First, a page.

- The Red Road to DC began last week in the coastal state of Lummi north of Seattle and will end on July 29 in Washington, DC
- The caravan will arrive on Saturday at the Bears Ears National Monument in the state of Utah, a special holy place for Native Americans.
- Dominant images on a colorful totem that stretches across the country: an eagle descending to the ground, a man praying and a salmon.
Two dozen American activists in 10 cars pulling one totem pole across the country.
While this protest caravan may seem small, its message to Congress is too big: Give it Indigenous peoples a word before giving access to land that tribes consider sacred. The opposite argument: public lands are for everyone and for the state energy needs it cannot be ignored.
Nowhere is this debate more heated than in Bears Ears National Monument in southeastern Utah, a stunning archeological and natural wonder activists will encounter on Saturday.
Former President Barack Obama set aside 1.35 million acres for the monument in late 2016. Conservatives criticized the move as outwitting the government, and then-President Donald Trump reduced the size of Bear Ears by 85% in 2017. His fate is still at stake.
“Sacred places and public lands are under constant pressure due to climate chaos and reliance on fossil fuels, and we feel that under this administration we can change the role the federal government plays in this equation,” said Judith LeBlanc, director of the Homeland Organizers Alliance, which is TODAY talked to the U.S. as the caravan drove through Utah. “This is a political moment.”
The original organizers were prompted by the appointment of former U.S. Representative Deb Haland of New Mexico Lagoon Pueblo, who will head the Department of the Interior, as well as the relaunch of President Joe Biden’s White House Council on Indian Affairs.
Activists say the role of indigenous peoples in the recent elections should give them greater prominence in policies that can help support tribes with employment, education and health.
“Indians must be at the decision-making table,” said LeBlanc, who belongs to the state of Caddo Nation from the southeastern state.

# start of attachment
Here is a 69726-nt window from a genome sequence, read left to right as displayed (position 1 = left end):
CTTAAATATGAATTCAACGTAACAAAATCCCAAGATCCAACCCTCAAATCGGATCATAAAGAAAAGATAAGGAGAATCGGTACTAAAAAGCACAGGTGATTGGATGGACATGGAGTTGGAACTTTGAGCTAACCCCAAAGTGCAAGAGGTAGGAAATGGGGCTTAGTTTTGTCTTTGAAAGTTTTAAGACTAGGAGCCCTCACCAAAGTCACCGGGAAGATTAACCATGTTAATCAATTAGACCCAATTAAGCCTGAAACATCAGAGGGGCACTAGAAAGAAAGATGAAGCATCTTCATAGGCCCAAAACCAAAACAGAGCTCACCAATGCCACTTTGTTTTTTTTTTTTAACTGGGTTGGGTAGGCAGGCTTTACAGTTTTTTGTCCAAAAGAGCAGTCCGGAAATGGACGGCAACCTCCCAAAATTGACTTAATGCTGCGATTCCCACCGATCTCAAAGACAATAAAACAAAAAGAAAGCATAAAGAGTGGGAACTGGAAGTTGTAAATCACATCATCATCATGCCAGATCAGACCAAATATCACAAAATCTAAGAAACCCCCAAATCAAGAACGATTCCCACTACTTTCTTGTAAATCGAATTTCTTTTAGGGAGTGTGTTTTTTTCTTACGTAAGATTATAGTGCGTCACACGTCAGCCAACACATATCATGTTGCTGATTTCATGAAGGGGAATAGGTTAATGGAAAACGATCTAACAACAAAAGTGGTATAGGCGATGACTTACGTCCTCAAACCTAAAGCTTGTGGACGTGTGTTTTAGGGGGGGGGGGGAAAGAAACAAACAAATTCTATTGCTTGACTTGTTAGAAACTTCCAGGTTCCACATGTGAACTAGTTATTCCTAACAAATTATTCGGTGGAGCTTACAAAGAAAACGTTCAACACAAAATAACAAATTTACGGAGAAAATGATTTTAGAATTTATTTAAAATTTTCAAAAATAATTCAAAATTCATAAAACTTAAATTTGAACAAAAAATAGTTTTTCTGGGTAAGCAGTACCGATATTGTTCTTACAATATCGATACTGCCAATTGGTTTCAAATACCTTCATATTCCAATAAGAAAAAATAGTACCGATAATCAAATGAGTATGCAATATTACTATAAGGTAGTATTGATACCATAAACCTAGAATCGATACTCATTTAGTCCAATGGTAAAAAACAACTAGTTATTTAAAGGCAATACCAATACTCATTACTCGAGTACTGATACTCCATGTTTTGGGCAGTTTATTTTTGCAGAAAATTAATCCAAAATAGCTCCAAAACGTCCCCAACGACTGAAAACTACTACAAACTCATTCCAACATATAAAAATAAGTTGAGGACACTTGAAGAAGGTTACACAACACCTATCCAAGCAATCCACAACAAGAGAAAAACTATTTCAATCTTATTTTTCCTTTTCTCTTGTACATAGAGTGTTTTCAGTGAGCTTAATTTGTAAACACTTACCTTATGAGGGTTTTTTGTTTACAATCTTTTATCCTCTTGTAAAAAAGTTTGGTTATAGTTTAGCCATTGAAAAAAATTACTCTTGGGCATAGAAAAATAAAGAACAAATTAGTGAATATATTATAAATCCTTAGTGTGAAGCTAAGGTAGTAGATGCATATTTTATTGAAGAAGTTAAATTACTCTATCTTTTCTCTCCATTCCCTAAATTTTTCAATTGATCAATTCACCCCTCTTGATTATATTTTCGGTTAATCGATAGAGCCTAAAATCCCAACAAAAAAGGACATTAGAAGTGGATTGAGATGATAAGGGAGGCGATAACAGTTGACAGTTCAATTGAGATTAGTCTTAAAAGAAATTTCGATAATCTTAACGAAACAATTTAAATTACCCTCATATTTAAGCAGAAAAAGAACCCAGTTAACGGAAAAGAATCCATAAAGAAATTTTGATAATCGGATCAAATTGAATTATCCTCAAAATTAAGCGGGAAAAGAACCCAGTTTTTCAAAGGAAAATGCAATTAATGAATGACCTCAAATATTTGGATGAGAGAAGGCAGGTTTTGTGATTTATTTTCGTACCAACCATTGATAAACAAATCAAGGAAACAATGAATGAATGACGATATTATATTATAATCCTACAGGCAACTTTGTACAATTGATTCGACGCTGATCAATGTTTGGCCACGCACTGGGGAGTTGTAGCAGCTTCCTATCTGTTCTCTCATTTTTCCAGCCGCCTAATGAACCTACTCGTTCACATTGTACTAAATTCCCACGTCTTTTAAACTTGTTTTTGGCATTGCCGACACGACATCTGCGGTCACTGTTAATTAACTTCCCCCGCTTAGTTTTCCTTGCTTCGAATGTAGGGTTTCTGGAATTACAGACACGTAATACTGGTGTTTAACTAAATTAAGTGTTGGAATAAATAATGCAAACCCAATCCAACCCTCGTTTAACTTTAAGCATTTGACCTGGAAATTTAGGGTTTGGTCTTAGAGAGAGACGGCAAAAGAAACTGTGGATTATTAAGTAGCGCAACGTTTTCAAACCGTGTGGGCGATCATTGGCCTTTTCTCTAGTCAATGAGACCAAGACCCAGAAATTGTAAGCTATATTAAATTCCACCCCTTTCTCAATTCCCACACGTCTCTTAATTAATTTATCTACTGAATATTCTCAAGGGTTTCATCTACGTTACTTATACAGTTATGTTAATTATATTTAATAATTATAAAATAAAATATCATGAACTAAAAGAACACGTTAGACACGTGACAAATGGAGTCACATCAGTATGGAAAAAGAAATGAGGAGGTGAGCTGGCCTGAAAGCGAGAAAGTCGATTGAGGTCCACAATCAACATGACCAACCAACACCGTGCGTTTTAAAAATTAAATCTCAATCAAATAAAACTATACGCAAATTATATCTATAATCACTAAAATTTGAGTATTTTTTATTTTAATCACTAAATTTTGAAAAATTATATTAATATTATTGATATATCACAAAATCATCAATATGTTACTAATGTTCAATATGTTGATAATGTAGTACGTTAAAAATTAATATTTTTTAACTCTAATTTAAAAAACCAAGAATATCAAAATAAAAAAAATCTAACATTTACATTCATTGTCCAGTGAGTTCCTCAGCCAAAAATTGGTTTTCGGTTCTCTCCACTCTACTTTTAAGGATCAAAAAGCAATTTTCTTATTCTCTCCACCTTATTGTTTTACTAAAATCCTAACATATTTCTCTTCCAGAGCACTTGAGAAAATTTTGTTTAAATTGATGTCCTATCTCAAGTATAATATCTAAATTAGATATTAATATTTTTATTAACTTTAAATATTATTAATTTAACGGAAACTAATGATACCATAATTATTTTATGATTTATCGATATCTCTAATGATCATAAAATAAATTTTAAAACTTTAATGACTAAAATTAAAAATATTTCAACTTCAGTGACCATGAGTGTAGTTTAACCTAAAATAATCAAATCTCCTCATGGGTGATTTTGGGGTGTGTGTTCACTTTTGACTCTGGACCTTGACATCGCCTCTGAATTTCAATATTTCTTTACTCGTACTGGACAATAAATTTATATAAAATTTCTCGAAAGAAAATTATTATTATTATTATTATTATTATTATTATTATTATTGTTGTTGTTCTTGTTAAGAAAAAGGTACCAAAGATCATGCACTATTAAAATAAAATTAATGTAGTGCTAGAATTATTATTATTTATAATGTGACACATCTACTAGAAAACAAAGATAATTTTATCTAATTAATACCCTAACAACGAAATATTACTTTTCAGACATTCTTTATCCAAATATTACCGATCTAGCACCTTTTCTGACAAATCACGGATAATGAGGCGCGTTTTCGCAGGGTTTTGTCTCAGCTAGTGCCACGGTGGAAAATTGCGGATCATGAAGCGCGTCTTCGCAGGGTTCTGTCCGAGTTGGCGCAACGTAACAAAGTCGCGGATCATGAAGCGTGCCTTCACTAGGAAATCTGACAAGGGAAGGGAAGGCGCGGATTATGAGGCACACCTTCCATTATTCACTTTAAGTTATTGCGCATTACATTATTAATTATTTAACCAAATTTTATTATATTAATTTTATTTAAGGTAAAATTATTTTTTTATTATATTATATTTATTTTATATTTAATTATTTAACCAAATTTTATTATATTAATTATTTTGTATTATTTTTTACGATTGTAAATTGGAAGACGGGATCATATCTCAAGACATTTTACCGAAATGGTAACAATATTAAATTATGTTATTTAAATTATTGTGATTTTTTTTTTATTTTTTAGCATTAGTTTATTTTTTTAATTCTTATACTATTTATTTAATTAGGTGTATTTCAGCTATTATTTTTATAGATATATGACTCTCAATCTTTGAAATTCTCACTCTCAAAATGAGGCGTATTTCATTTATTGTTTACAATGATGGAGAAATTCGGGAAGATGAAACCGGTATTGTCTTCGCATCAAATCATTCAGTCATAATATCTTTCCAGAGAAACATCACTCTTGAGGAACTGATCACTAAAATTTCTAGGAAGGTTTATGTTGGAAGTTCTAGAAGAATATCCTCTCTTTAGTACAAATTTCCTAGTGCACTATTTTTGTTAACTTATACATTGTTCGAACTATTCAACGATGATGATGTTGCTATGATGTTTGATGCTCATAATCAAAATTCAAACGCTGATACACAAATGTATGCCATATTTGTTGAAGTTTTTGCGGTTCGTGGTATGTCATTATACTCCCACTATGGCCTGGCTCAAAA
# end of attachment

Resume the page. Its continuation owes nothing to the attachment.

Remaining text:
For most of the country’s nearly 600 federally recognized tribes, land use and ownership are top priorities. Although some tribes have had success on that front – last year the Supreme Court ruled that half of Oklahoma is in their home countries, resulting in implications for court cases – most have protested in recent years against access to federal states, many in India, that the Trump administration awarded to energy and mining companies.
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The result, activists say, is deep concern over land destruction due to fracking and oil pipelines, which often have deep historical and religious significance for the natives.
“Much like Notre Dame Cathedral is a symbolism structure for Catholicism, these landscapes are our cathedral,” said Pat Gonzales-Rogers, executive director of the Bears Ears Intertribal Council based in Albuquerque, New Mexico. “We ask people to be of the same mindset and show respect for this landscape as our people and tribal leaders do.”
Gonzales-Rogers added that while no holy place is more important than another, Bears Ears, named after two high ears similar to thighs, are likely to test the power of the presidency when it comes to overseeing the Antiquities Act of 1906, which authorizes the president to authorize “declare historical landmarks by public proclamation.”